The Dead Ball Era was the era of the pitcher. Offense was never as depressed as it was back then. It’s kind of funny to think about the different proposals that people make to increase offense now. There is talk of moving the mound back and outlawing extreme shifting. What these folks ignore is history. The history of the game is chalk full of periods of great offense and great pitching. Just six years before the Dead Ball Era began, the sport had its greatest offensive season ever (1894).
There are really two points here. First, the game changes on its own and really doesn’t need our help. Scouts naturally scout players to address the current trends. If extreme shifts are the thing now then scouts will scout players that can hit to all fields. That’s the way these things work. Secondly, evaluating pitchers in that environment is tricky business. When all numbers look good it is more difficult to stand out.
Some of the names on the outside looking in will not be familiar to the casual fan. It’s funny how these things work out. Time and place have a great impact on the level of fame these pitchers had. Put them on a different team or in a slightly different time and something else may happen. This is where we get in the “if…then” argument.
There is one name here that everyone has heard of. Cicotte was one of the eight men banned from the game after they threw the 1919 World Series. If you’ve only seen the movie there are a couple of salient facts you may not know. For one, they didn’t get banned until after 1920 and that season may have been one of the reasons why. The White Sox mysteriously faded down the stretch and lost the pennant by two games.
At 36 years old, Cicotte went 21-10 with a 3.26 ERA. It was the first year of the Live Ball Era and that season earned him a 115 ERA+. It is highly likely that he would have at least thrown two or three more decent seasons before retiring. If you toggle those results in WAR terms down then you could conservatively estimate that he would have gotten at least seven to ten WAR in those additional two to three years. That would be between 20 to 30 wins in index terms.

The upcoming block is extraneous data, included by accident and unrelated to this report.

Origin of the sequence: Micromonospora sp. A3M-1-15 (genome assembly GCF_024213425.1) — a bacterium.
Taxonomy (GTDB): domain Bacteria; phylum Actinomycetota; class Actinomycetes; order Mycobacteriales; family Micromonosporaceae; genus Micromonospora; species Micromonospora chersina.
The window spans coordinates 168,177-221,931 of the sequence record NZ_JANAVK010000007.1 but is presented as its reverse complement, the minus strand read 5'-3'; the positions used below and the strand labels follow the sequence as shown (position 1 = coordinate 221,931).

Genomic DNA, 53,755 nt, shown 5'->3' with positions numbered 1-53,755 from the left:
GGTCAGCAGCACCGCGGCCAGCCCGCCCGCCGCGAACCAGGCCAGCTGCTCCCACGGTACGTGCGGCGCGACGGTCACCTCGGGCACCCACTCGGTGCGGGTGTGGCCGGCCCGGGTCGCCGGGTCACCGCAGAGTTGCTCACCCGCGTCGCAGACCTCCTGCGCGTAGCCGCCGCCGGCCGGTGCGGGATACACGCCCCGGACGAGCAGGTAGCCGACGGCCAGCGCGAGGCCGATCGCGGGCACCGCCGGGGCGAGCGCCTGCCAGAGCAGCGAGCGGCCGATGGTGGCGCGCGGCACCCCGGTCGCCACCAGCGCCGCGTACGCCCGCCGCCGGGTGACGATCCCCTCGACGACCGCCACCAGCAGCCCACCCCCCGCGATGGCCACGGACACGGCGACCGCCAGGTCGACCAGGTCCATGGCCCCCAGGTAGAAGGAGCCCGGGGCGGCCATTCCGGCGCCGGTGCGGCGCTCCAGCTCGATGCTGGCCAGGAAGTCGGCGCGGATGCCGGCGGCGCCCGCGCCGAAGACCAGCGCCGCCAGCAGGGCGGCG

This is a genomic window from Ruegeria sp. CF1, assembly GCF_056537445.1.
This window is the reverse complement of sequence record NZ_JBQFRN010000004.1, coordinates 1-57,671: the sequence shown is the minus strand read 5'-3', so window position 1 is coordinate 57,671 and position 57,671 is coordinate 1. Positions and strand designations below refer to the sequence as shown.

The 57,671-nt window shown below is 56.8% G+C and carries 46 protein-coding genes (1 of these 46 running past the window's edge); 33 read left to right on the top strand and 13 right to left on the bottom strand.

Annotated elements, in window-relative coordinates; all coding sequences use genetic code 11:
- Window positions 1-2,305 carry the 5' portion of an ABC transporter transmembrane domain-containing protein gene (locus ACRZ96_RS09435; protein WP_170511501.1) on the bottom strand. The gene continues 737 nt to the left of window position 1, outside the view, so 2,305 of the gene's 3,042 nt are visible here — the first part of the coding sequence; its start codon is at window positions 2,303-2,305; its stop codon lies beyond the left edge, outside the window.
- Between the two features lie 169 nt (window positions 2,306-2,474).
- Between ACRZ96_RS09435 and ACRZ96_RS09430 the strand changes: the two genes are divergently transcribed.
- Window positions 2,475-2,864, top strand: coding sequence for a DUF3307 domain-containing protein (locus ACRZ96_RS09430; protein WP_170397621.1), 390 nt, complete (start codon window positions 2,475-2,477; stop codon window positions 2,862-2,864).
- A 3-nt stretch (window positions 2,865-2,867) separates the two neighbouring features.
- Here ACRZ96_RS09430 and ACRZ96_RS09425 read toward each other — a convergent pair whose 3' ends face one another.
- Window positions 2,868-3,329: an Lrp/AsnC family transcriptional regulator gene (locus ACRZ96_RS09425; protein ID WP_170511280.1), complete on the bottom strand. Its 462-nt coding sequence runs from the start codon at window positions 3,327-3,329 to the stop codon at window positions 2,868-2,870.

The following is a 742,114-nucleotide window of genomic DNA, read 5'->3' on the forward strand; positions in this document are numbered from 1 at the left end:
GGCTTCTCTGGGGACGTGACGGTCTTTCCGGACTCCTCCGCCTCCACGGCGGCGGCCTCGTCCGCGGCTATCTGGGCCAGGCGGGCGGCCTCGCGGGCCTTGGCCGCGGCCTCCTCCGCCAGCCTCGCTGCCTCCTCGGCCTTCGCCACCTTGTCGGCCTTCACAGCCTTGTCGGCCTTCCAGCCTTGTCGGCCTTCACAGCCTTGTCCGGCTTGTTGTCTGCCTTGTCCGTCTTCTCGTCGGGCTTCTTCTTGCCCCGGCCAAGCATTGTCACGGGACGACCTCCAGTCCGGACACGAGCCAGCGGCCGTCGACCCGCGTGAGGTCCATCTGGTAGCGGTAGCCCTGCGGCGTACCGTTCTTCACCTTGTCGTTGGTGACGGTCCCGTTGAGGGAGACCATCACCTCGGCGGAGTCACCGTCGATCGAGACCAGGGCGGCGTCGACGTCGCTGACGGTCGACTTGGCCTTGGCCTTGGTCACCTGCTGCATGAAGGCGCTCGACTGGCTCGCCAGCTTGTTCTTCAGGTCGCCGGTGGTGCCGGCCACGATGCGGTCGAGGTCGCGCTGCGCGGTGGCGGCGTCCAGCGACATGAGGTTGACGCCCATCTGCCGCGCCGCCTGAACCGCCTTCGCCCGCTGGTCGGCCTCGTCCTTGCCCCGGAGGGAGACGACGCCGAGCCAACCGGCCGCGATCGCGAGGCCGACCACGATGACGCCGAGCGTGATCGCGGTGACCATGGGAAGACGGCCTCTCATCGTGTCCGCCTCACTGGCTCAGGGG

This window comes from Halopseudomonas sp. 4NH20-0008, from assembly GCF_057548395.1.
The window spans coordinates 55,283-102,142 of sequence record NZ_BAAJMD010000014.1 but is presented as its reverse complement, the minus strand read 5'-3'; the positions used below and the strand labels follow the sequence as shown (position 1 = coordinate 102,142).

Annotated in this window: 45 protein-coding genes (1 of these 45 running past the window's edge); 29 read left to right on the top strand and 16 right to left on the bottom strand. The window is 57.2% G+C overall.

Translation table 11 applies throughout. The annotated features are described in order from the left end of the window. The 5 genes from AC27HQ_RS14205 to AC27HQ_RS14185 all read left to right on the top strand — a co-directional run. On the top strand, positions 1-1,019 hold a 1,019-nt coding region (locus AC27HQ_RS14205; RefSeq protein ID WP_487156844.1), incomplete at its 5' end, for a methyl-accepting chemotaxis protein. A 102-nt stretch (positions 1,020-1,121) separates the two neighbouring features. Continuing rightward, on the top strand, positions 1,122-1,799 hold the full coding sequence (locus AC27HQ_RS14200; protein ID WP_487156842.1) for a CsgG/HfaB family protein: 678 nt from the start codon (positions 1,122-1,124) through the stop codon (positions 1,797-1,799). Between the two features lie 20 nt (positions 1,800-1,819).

Obviously, there is way more going on here than simple index wins, but we can start there. Give him those wins and he finishes well above the 300 threshold. So, Cicotte was a Hall of Fame level pitcher whose career was derailed due to scandal. We can (and will) get into that scandal some, but it should be pointed out that Cicotte would have likely been well above the threshold had he been allowed to finish his career naturally.
Cicotte is one of the few players in history to finish his career during his ten-year peak. This means that he could have conceivably lifted his peak value as well. He was similar to knuckleball pitchers in this generation. He threw what was called a “shine ball”. He was a legal spitball pitcher like Burleigh Grimes. Like the modern knuckleball pitcher, he got better with age. When velocity is not the issue, experience usually wins out.
When you look at all of the index scores you’ll notice that these guys are more qualified than pitchers like Jack Chesbro, Chief Bender, and Rube Marquard. The difference are the teams that these guys pitched for worse teams. That’s not their fault. In the days before the Reserve Clause was outlawed they had absolutely zero control of who they pitched for.
Keep in mind that the index is just one part of the conversation. We want to look at the pitching numbers, playoff performance, and Cy Young points to see if we have missed anything about these guys. We definitely won’t abandon the Cicotte discussion quite yet, but the relevance will come up shortly.
It was more difficult for pitchers in the Dead Ball Era to dominate because they didn’t give up home runs as a group. When looking at the DIP statistics we see that home runs surrendered is one of the major categories. Remove that effectively and you make it more difficult to distinguish yourself. Still, Cicotte distinguishes himself in this group. Unfortunately, we can’t go very far beyond the DIPS from this period, but we can guess that he was better at inducing weak contact. We can also guess that he probably had better fielding support behind him and that could be backed up with the FIP data.